-The drop and lob strategy : If you perform drop shots and lobs easily, this strategy becomes ultra annoying for your opponent. Indeed as the name says, it consists in playing a drop shot, immediately followed by a lob, then a drop and so on. Therefore your opponent will run a lot and go crazy.

But use this strategy wisely...


-Most of the time, it is better to play "nice" shots, but do not underestimate defense shots. Indeed, when you are in trouble and when you think that your opponent's next shot will finish the point, you can still try a ultimate winning point (if you are sure of it), but it is often wiser to play a slow slice shot to gain time in order to get back into the point.


-By going far into the angle shots, you will notice that the angles tend to become wider and wider as you take the ball earlier. This is a curving effect that gives even more efficiency to the angle shots, and with some practice this is a ultimate technique.



Doubles Tips :


-First of all, be careful when hitting deep volleys as you can easily volley the ball out. It's probably best to just use the left and right stick movements (and of course centre) for volleys, unless you're really good.


-When you're serving and your partner's at the net, serve out wide, move to the net and volley back to the receiver of the serve (unless there's an obvious centre opening). Your opponent will usually hit to your partner and he will eventually make a volley winner. Volley any ball hit towards you back to the receiver (of the serve), unless there's a really obvious opening.


-When your receiving and your partner's at the net, hit the return back to the server, run to the net and volley any ball hit towards you back towards the server (unless there's an obvious centre opening). Again, your partner will eventually make a volley winner when the ball is hit towards him. Volley any ball coming your way back to the server, unless there's a really obvious opening.


-When your partner's receiving and you are at the net, move into the doubles lines and wait for any ball hit towards you. When this happens, you can normally hit a volley winner into the centre of the court by just pressing the volley button without adding a direction).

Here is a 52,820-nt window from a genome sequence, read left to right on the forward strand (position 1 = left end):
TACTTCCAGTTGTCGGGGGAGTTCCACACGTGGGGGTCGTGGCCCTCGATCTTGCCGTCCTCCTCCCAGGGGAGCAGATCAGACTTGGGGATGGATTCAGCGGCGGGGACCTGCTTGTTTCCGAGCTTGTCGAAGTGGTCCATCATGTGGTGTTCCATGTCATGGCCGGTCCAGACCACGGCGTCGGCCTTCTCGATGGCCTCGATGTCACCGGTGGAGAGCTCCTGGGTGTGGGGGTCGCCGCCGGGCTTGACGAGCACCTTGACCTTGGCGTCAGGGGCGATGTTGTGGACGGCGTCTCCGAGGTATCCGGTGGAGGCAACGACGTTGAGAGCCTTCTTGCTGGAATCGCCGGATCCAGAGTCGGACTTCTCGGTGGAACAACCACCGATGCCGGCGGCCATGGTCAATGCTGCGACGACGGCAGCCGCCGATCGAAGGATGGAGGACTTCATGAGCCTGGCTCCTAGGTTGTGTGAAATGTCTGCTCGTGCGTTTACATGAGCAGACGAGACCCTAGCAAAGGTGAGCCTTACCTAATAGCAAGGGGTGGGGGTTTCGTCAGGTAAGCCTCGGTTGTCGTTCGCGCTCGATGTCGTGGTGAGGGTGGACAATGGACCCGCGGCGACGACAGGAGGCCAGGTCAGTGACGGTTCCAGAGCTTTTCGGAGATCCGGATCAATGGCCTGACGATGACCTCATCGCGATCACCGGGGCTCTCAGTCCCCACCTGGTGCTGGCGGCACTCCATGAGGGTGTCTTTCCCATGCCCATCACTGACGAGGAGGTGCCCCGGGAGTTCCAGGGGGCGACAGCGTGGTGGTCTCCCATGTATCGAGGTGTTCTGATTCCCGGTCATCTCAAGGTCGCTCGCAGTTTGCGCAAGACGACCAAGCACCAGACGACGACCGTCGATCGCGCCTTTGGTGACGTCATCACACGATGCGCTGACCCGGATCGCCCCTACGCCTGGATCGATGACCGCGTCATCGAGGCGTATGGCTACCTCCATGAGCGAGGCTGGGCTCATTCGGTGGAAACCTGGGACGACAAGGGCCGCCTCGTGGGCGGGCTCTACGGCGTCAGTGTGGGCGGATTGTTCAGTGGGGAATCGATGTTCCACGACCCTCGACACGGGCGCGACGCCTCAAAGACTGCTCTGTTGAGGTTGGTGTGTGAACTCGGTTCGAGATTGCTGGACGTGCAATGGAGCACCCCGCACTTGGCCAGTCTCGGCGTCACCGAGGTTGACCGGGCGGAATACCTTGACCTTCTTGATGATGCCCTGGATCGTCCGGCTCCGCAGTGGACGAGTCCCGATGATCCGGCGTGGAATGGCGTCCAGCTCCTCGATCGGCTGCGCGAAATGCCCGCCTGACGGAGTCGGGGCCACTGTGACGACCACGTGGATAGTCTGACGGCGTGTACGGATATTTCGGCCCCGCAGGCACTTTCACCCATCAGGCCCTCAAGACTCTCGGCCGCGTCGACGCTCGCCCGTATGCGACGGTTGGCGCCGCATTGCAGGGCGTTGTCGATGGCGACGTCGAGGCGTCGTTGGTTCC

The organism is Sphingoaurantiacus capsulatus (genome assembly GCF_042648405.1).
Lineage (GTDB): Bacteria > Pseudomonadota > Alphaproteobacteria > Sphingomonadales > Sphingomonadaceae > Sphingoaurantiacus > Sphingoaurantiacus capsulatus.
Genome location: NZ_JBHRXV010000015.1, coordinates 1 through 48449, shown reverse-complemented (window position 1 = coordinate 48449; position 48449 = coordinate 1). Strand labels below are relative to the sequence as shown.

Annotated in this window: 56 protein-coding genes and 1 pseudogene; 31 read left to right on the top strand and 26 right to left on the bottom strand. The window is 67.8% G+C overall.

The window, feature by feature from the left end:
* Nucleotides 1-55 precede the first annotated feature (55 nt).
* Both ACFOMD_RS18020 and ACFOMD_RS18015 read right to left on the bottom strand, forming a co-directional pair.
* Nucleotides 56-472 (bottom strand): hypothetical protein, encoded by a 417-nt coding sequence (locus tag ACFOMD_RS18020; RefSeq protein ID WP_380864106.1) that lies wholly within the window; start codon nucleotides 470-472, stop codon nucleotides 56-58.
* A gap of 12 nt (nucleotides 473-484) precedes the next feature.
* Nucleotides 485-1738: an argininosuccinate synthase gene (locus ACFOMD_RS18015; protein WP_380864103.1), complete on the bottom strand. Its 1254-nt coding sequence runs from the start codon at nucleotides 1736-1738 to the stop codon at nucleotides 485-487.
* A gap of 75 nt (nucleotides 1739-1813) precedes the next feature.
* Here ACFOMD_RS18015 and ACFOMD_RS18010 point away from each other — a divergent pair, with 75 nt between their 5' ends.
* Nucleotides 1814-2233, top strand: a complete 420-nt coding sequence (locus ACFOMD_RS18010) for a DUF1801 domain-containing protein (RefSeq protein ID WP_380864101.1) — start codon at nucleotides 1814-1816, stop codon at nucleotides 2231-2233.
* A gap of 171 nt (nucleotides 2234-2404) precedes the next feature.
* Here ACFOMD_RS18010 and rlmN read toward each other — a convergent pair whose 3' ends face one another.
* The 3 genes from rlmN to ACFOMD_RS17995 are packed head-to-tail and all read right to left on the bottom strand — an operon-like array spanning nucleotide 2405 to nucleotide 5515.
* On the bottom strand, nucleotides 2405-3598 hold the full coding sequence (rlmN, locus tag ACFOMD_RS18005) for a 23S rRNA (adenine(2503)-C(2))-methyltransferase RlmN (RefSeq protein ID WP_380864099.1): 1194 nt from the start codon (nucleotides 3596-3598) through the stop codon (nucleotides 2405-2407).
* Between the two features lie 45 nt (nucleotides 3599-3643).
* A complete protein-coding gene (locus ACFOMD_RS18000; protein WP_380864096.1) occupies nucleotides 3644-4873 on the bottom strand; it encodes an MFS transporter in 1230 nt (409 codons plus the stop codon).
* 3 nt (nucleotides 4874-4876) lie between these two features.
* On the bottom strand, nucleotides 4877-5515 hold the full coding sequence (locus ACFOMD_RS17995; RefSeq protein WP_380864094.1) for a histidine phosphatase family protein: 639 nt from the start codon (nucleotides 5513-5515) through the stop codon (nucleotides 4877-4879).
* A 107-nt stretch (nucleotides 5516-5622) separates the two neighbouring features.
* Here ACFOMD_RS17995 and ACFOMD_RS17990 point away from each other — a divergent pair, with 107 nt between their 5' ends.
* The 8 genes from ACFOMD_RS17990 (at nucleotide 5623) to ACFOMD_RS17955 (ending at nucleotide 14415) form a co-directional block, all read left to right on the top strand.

-If you are involved in any net exchanges then press the volley button as soon

as you see or HEAR your opponent make a volley. But, as in reality, you have to be really quick and have good anticipation.


-If you decide to stay back, then remember to hit deep topsin shots to the centre (just push upon the D-Pad) as well as those to the left or right.





-There are 4 courts in this game :


Hard (fast and normal rebound)

Grass (very fast and very low rebound)

Clay (slow and rather low rebound)

Carpet (rather fast and low rebound)


Realistically, the surface of the courts has a lot of incidence on the way of playing.


It is obvious, but the game will be slower on clay and losing ones serve will be less dangerous on clay than on grass.


So you have to adapt your way of playing to the surface.


-There are 12 players in this game :


Gibson : The only woman. Great forehand, solid backhand (often sliced), good serve, in short a fantastic baseliner.


Evans : The best volley player, he often rushes to the net following his very efficient serve (with a lot of top spin). Despite his average forehand, he is still dangerous from the baseline thanks his magnificent one handed backhand.


Arnold : The best double handed backhand and one the greatest forehand in tennis history, he can hit winners anytime from the baseline. Rather  poor volley and average serve though.  



Scott : An all-around player with a powerful serve, a great volley and a lightning forehand. Flawless, or so it seems...


Mason : Lacks power from the baseline, but a fantastic net player with an amazing touch. His speed and variety of effects can always turn a match around.



Cooper : Gifted with an amazing footwork, this baseline player almost never makes mistakes and can hit fantastic passing shots.


Leach : Though very bad at the net and a little slow to start running, he has a one of the best forehands and serve in the game. Moreover, he varies his backhand's effects very efficiently.


Baron : Despite being a little heavy, this all-around player has both great groundstrokes and volley associated with a booming serve.


Nelson : Not only is he the fastest player, but he also has a monstrous forehand and a great backhand. Moreover, his volley and serve are very solid as well, although he tends to keep playing from the baseline.   



Ford : A marvelous all-around player, each of his shots being among the bests. On top of that, his blazing serve and the spin he can add to his groundstrokes make him as good whatever the type of the court.


Banks : Considered as a wall from the baseline, this consistent player is as good on fast courts as on clay.


Cain : In spite of his slow serve, this huge fighter can hit flat groundstrokes winners from anywhere on the court, being also rather efficient at the net.